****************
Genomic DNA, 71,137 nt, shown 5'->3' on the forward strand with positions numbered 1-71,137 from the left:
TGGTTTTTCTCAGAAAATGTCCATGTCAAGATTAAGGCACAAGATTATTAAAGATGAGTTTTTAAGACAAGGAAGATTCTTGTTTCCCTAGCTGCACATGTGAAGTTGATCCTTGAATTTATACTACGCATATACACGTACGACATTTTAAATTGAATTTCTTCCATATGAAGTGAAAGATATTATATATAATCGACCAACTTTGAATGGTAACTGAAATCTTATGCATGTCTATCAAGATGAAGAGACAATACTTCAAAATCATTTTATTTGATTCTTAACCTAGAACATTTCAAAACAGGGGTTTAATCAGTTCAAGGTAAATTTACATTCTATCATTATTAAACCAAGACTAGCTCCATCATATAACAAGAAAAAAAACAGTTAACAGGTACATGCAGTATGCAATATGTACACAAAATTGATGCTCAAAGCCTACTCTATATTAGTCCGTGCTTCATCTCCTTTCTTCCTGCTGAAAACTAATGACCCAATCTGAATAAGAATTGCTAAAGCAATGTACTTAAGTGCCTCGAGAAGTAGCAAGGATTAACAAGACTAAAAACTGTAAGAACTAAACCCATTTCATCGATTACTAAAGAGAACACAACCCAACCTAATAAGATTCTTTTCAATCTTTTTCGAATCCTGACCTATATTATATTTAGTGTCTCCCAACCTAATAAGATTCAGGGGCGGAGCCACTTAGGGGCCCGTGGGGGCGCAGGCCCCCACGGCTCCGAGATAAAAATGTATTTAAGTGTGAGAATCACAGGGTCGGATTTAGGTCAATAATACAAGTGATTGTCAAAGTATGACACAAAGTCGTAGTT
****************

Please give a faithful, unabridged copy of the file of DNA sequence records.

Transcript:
Genomic DNA, 71,137 nt, shown 5'->3' on the forward strand with positions numbered 1-71,137 from the left:
TGGTTTTTCTCAGAAAATGTCCATGTCAAGATTAAGGCACAAGATTATTAAAGATGAGTTTTTAAGACAAGGAAGATTCTTGTTTCCCTAGCTGCACATGTGAAGTTGATCCTTGAATTTATACTACGCATATACACGTACGACATTTTAAATTGAATTTCTTCCATATGAAGTGAAAGATATTATATATAATCGACCAACTTTGAATGGTAACTGAAATCTTATGCATGTCTATCAAGATGAAGAGACAATACTTCAAAATCATTTTATTTGATTCTTAACCTAGAACATTTCAAAACAGGGGTTTAATCAGTTCAAGGTAAATTTACATTCTATCATTATTAAACCAAGACTAGCTCCATCATATAACAAGAAAAAAAACAGTTAACAGGTACATGCAGTATGCAATATGTACACAAAATTGATGCTCAAAGCCTACTCTATATTAGTCCGTGCTTCATCTCCTTTCTTCCTGCTGAAAACTAATGACCCAATCTGAATAAGAATTGCTAAAGCAATGTACTTAAGTGCCTCGAGAAGTAGCAAGGATTAACAAGACTAAAAACTGTAAGAACTAAACCCATTTCATCGATTACTAAAGAGAACACAACCCAACCTAATAAGATTCTTTTCAATCTTTTTCGAATCCTGACCTATATTATATTTAGTGTCTCCCAACCTAATAAGATTCAGGGGCGGAGCCACTTAGGGGCCCGTGGGGGCGCAGGCCCCCACGGCTCCGAGATAAAAATGTATTTAAGTGTGAGAATCACAGGGTCGGATTTAGGTCAATAATACAAGTGATTGTCAAAGTATGACACAAAGTCGTAGTT